President Larry Birndorf, l2A, performed a tonsil-
lectomy . . . on the blackboard. The group viewed
movies of operations . . . observed the dissection of
a rabbit at Sinai Hospital.
Speakers on dentistry, hypnosis, hematology and
anesthesia brought new experiences to members.
Volunteers from the club served at Sinai Hospital
and Red Cross Centers . . . Sponsor Mr. Michael
Saporsky, science instructor, accompanied members
on a visit to Northville Sanatorium.
MEDICAL CLUB, Row 1: G. Eaton, J. Kellman Ctreasurerj, L. Birn
dorf fpresidentl, R. Levine fvice presidentj, M. Auslander fsecre-
taryl, M. Saporsky Csponsorl.
Row 2: P. Meyer, E. Schwartz, R. Klegon, K. Bleier, L. Graff, E
Morris, K. Schwartz, E. Appel, S. Agree.
Row 3: D. Stocker, L. Perlman, I. Snider, S. Wainstock, M. Petrako
vitz, D. Kohen, J. Chase, N. Singer, H. Stocker, F. Sand.
Row 4: B. Blau, B. Siegel, l. Hassin, S. Lobisman, A. Hayman, H
Newman, M. Willenkin, J. Markle, M. Bell, M. Freedman, P
Berghoff, A. Hyman.
Row 5: L. Megdall, L. Spilkin, T. Krinoch, S. Migdal, M. Zumberg
G. Pierce, M. Yolles, S. Landau, R. Lee, D. Slutsky, B. Colton, J
Sturman, G. Friedman, S. Gruskin, A. Lasser.
Mary Jane Bourke
,Mew of fke pad! 6lL lA? jufufe
i W A
xl!" . mi 'f,'
Jamestown, Virginia, the first electric light
bulb, Alexander the Great, and the Renais-
sance are but a few of the chapters in the
history of the world. An educated person
with a knowledge of the world's heritage is
better equipped to be a more active and
Providing students with this background
is the purpose of the Social Studies Depart-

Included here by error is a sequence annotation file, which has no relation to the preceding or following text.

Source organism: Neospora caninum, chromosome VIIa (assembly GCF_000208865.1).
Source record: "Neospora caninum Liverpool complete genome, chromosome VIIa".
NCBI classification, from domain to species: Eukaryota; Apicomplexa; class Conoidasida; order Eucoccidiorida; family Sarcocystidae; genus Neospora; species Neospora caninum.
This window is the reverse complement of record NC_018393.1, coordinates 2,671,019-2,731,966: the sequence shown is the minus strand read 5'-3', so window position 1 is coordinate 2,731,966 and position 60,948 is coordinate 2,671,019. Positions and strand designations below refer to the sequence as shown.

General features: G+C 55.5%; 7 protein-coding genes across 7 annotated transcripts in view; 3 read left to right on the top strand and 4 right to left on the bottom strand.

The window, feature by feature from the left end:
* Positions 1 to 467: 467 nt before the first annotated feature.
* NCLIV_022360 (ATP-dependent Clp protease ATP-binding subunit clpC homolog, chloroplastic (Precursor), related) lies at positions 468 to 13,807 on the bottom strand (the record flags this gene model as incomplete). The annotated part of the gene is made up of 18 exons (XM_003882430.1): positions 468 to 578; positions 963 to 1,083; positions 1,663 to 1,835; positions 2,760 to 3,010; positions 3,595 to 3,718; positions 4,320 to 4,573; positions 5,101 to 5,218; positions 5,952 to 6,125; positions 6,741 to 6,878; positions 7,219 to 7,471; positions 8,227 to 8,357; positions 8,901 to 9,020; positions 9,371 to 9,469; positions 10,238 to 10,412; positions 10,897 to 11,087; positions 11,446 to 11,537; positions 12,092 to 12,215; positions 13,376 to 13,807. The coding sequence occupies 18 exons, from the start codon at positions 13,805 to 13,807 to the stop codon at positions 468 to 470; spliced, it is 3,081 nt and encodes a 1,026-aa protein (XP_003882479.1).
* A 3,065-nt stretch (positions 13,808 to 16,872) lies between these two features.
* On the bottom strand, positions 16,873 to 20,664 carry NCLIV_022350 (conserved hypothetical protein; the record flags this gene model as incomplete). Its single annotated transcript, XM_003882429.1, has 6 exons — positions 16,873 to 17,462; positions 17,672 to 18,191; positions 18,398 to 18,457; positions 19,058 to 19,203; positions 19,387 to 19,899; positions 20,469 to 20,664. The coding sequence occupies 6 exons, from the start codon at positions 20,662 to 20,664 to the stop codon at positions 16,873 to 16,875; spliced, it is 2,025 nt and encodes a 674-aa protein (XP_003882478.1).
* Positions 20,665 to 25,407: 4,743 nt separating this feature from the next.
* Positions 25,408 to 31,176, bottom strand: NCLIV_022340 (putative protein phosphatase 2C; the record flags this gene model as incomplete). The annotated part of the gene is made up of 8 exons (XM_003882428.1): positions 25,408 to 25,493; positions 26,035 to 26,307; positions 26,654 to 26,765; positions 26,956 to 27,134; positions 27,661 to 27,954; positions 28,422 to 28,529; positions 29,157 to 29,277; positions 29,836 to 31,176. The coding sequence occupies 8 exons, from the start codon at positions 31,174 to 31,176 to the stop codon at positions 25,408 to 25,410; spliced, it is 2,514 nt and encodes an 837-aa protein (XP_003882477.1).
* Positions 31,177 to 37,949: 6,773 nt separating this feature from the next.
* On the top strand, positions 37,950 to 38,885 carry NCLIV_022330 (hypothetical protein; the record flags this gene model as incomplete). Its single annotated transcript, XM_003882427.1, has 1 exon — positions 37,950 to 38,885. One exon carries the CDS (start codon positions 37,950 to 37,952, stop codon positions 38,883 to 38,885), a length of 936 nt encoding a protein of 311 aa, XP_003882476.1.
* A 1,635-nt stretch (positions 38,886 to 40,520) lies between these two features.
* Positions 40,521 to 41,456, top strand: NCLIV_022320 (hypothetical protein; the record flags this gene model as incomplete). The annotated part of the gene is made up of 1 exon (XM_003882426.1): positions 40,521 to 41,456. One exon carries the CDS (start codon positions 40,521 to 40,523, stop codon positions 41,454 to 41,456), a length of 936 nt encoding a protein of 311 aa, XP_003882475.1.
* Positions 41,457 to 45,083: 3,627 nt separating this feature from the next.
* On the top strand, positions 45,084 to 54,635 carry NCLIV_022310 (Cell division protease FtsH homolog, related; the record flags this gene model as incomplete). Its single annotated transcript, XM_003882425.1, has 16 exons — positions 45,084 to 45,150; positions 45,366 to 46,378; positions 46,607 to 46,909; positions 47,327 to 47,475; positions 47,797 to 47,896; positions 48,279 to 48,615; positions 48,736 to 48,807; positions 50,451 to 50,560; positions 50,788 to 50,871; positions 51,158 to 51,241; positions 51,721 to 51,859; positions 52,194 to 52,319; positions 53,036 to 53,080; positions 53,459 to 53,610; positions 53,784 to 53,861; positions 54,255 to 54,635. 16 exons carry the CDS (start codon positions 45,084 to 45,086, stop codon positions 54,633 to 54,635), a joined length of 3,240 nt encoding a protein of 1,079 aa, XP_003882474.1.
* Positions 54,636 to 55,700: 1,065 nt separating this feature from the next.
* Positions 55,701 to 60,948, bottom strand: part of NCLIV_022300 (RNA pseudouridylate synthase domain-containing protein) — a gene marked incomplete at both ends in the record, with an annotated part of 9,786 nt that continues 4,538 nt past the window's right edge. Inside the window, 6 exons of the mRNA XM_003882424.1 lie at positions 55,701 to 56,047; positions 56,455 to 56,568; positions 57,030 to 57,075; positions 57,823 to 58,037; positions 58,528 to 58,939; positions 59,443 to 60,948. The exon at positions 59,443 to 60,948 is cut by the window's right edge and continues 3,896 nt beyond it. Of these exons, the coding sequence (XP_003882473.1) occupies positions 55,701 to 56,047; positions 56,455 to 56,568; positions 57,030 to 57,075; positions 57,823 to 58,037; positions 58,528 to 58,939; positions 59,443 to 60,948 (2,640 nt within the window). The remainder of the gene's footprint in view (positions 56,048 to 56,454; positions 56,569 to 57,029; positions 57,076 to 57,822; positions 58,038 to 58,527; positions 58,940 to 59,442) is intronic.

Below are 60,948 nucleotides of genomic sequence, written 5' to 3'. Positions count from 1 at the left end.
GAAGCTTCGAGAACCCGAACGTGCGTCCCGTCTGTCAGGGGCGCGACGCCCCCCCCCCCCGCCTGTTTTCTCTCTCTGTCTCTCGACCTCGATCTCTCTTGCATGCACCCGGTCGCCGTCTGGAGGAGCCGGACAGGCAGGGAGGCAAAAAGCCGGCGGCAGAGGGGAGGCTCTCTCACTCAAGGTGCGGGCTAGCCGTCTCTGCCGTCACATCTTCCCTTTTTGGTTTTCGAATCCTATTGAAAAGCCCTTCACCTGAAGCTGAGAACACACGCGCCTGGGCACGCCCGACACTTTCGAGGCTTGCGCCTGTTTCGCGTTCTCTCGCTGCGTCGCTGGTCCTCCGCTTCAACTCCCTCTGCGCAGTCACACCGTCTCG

ment headed by Mr. Maxwell Hutchinson.
Introduced this semester was a new text,
Economics For Our Times, which gave seniors
an up to date version of our economic system.
Dorothy Segal Norval Slobin Harold Stevens
X, , S v ,
".' i, I . T
.. - t"l ' p ,.,,., r
Melvin Weisz Thomas Wolff E Lavinia Wood
CURRENT AFFAIRS CLUB, Row I: L. London lassistant sponsorj, Row 3: R. Cutler, H. Burnstein, F. Frumin, S. Kanarek I Hassln
R. Burns, S. Kahn lvice presidentj, J. Nichamin fpresidentj, S. Lobisman, N. Lurie, N. Adelson, K. Palley.
D. Nachman lsecretaryj, M. Weisz lsponsorj. Row 4: B. Litvin, M. Bell, A. Schwartz, D. Rives, D Lictenstaun
Row 2: L. Mitchell, S. Beck, K. Bleir, C. Halpern, D. Kott, G. S. Gruslrin, E. Reder, H. Neiman, R. Wishnetsky.
Goldstein, D. Ruch.
Spotlight on Mumford . Keeping all informed was the aim of the Radio I b
Broadcasters Guild . . . En' Vo' 'rg ' '
From the Dynamic Sound Library of Mumford
High School . . . the Guild's recording of A Tale of
Two Cities, one of the many selections made by
To give experience in the writing, editing, and
broadcasting of radio programs . . . Operation 225,
a special two hour broadcast of news, views and
Sponsors Mr. Earl Matthews and Miss Virginia
Schmoll, listened intently for a Monday morning
broadcast . . . someone forgot to turn the speaker on.
BROADCASTERS GUILD, Row 1: E. Matthews Csponsorj, P. Lui B. Quint, P. Meyer, R. Williams.
lsecretaryj, L. White fpresidenti, P. Brose fvice presidentl, B. Row 3: N. Adelson, L. Yanow, S. Kobel, G. Friedman, G. Pearl,
Rubin Ctreasureri, V. Schmoll fsponsorj. C. Franzel, T. B. Lister, S. Freedman, C. Zeiger, H. Carnick, B. Siegel.
Row 2: L. Cole, S. Cohn, B. Onrich, J. Gerson, G. Furth, L. LaBan,
Spotlight on the World . .
Current Affairs Club covered the news of six
continents . . . Members became more informed
on Khrushchev, labor problems, politics, and the
They and their sponsors, Mr. Melvin Weisz, were
civic-minded . . . They observed Probate Court in
session . . . toured Detroit City-County Building